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Trahan: Much of your technofeminist scholarship advocates multi-authored, collaborative publication. Have you made or will you be making an effort to outright solicit, or maybe more-subtly encourage, these kinds of collaborative pieces for the Computer and Composition print journal?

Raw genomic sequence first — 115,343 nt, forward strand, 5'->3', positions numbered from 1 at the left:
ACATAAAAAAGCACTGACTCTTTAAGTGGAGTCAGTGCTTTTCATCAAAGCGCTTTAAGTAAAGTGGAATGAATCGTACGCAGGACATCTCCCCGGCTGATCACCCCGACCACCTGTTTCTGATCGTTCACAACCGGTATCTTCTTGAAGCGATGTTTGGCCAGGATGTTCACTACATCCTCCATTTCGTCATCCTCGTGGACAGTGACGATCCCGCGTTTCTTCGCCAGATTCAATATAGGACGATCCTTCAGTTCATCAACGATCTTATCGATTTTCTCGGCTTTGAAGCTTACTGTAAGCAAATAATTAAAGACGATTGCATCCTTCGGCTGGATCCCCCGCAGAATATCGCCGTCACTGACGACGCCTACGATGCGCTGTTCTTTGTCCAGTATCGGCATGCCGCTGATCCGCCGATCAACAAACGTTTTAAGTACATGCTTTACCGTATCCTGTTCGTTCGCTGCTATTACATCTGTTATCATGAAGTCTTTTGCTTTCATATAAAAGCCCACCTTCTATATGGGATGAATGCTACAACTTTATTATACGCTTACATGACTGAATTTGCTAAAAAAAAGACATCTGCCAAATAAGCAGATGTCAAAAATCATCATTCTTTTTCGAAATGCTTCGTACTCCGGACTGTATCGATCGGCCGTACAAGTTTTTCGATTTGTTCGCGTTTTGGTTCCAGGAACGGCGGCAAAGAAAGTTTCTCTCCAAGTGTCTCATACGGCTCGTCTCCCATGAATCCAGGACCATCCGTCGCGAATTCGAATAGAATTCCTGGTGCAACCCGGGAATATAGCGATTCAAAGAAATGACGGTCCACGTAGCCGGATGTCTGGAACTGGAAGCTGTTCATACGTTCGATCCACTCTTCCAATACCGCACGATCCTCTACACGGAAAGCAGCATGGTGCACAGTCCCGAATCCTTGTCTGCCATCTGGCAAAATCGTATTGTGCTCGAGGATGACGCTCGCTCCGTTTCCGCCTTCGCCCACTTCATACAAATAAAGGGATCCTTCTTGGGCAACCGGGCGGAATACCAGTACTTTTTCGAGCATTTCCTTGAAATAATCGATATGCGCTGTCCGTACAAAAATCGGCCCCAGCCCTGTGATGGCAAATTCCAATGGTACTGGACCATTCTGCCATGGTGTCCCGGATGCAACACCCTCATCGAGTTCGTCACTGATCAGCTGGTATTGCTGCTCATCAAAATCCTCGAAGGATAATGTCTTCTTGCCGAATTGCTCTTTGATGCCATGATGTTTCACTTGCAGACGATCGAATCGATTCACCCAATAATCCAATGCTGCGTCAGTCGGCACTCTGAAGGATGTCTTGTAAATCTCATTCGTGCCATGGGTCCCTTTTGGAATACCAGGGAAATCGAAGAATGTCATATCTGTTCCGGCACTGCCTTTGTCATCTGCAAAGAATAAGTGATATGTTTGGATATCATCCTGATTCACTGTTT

Blair: That’s a really interesting question. I have to confess—maybe just because it’s all so new—I haven’t thought about it in those terms. I’ve thought about it more in terms of the kinds of topics we’d like to solicit. But I think in some ways the advantage of working with digital media in writing environments is that you sort of don’t have to say “Send us your collaborative scholarship” because so much of it does involve scholarly collectives: a team of writers, a program, some type of initiative happening on campus. So I think that those collectives naturally occur, not only because they might be feminist collectives—they might occur simply because of the academic labor that’s involved in digital media production; this type of curriculum development is inherently collaborative. Whether it evolves in a committee, as a part of program administration, or even, you know, the type of team teaching that might evolve through such collaboration. So, the answer is “Yes, we want that”—but I don’t think, quite frankly, that we have to work too hard to work to get that. We get so many collaborative pieces submitted to the journal, and that’s great. A lot of times it is teams of people in doctoral programs, or in graduate programs, where a faculty member or several faculty members are working with a collective of fabulous doctoral students...because they’re the future of the field, and they’re doing the cutting edge thinking about this type of work.